Vigorously whisk the egg yolks and lemon juice together in a stainless steel bowl and until the mixture is thickened and doubled in volume. Place the bowl over a saucepan containing barely simmering water (or use a double boiler,) the water should not touch the bottom of the bowl. Continue to whisk rapidly. Be careful not to let the eggs get too hot or they will scramble. Slowly drizzle in the melted butter and continue to whisk until the sauce is thickened and doubled in volume. Remove from heat, whisk in cayenne and salt. Cover and place in a warm spot until ready to use for the eggs benedict. If the sauce gets too thick, whisk in a few drops of warm water before serving.
EGGS BENEDICT/EGGS MADELEINE
4slices Canadian bacon* OR smoked salmon
2English muffins, split
2 teaspoons white vinegar
Salt and pepper, to taste
Hollandaise sauce, recipe above
Fresh chopped parsley, for garnish
*Brown the bacon in a medium skillet and toast the English muffins, cut sides up, on a baking sheet under the broiler.
Fill a 10-inch nonstick skillet half full of water. Add white vinegar to the cooking water. This will make the egg white cook faster so it does not spread. Bring to a slow boil. Gently break 1 of the eggs into the water taking care not to break it. Repeat with remaining eggs. Reduce the heat to a gentle simmer. Cook 3 1/2 minutes until the egg white is set and yolk remains soft. Remove with a slotted spoon, allowing the egg to drain.
To assemble: Lay a slice of Canadian bacon OR smoked salmon on top of each muffin half, followed by a poached egg. Season with salt and pepper. Spoon Hollandaise sauce over the eggs. Garnish with chopped parsley. Yield: 4 servings
Great served with fresh cooked asparagus spears!
Now if that isn’t misleading, I do not know what is…LOL. With this being the year end, after we put away the holiday stuff it is back to cleaning up the house and getting rid of stuff we no longer need or use.
One of the things we often overlook are our herbs and spices! I have been places where the spices seemed to be quite old (the bottles were the same as in my mothers kitchen) or placed conveniently close to the stove or beside the dishwasher or oven. Yes they might be convenient, but moisture and heat are the enemy of spices and herbs.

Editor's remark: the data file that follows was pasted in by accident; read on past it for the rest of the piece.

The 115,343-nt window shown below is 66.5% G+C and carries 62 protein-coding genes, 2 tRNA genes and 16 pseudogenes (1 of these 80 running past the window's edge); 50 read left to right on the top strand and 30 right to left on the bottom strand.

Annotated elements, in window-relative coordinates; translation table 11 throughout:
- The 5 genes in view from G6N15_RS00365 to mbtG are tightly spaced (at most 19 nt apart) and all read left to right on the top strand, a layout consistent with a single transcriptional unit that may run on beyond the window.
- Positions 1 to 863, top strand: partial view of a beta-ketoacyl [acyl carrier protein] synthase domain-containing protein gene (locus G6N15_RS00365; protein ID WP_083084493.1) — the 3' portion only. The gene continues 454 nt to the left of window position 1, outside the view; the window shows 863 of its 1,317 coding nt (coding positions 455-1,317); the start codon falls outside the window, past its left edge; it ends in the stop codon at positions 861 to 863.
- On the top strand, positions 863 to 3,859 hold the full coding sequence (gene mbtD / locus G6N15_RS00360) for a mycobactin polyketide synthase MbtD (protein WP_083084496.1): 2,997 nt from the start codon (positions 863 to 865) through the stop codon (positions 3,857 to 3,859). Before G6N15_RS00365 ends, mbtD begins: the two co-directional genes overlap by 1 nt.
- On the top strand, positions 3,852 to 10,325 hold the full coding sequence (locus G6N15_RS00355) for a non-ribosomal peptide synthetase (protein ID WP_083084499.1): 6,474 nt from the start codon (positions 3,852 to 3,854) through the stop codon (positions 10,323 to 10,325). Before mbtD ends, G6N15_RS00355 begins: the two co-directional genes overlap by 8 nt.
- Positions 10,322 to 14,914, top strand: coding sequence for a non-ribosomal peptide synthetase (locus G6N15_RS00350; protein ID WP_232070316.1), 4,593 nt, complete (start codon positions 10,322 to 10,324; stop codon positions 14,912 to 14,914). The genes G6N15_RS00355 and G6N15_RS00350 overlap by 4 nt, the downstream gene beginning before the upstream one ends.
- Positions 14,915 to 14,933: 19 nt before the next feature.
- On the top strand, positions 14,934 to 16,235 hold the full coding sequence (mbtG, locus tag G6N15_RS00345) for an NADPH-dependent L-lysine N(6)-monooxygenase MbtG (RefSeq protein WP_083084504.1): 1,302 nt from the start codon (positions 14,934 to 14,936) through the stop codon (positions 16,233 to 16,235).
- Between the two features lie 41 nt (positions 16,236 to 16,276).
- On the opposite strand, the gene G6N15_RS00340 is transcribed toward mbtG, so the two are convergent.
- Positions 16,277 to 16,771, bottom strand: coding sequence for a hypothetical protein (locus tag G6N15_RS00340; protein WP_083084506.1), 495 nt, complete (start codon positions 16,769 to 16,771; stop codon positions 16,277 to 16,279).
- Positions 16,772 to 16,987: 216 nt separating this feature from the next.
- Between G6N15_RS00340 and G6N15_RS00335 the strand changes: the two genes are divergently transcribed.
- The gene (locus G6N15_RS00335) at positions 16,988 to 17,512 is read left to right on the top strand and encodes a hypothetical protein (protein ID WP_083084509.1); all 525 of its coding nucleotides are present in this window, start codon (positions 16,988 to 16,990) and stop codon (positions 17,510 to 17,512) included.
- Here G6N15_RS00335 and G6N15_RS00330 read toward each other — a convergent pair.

What follows is some good information about caring for these very important enhancements to our cooking.
What is the Shelf Life of Spices and Herbs?
Dried herbs and spices add a lot of flavor to our dishes and they are easily available and convenient to use. When we blend a combination of spices and herbs we end up with a whole variety of wonderful and unusual tastes. Preserving the quality, freshness and flavor of your seasonings will give you great tasting dishes and really will spice up your palette.
Spices do not spoil but they do lose their strength. Stored in airtight containers in cool dry places, spices retain their potency longer than you might have been led to believe. Whole peppercorns, nutmegs and cinnamon sticks tend to hold on to their flavor for a long time. And potent whole spices, such as cloves, cumin, and cardamom will also last for a long time.
The greatest importance in getting the best taste and value out of your herbs and spices is to store them well. Store them in tightly sealed containers in a cool dark place. Keeping containers tightly closed will protect them from moisture and oxidation, and they retain more of their essential oil content when stored in glass jars or metal tins. Keeping them away from direct light will keep color from fading.
Never store them above your stove or near other heat sources as heat will degrade the quality. Also keep them away from the heat of the stove and the humidity of the dishwasher. If you have ever heard it is good to freeze spices and herbs forget it! Condensation will be a problem each time the bottle comes out of the freezer and is likely to introduce moisture to the spices. And don’t shake herbs or spices out of the bottle directly into something you’re cooking as that will introduce moisture to your spices.
Red spices like chili powder, cayenne pepper and paprika can be refrigerated to prevent loss of color and flavor. Spices such as turmeric, curry powders, ground cloves and paprika should be stored in glass or metal containers as their flavors will lessen if left in original packaging. The best temperature for herbs and spices is below 70º F.
Whole spices keep the longest because they have not been cracked or ground which would expose their flavors to air. Ground spices have a shorter shelf life. To determine whether or not ground spices are still viable gently shake the container with the cap on. Remove the cap after a moment and smell the container to see if the rich smell of the spice is still present.
So Many Different Recommendations – Which is Correct?
The government recommendations for freshness dating is four years for whole spices and two years for ground and you may hear people say that spices should be replaced every six months. But most spices are only harvested once a year, so it certainly doesn’t make sense to replace these every six months.
If spices and herbs are kept as we have discussed the shelf life will be as follows:
• Whole spices and herbs leaves and flowers will keep 1 – 2 years.
• Seeds will keep 2 – 3 years and roots will keep 3 years.
• Ground spices and herb leaves keep 1 year.
• Ground roots will keep for 2 years.
A good practice to follow is to purchase high quality dried herbs and spices in small quantities so that you can easily use them up in reasonable period of time.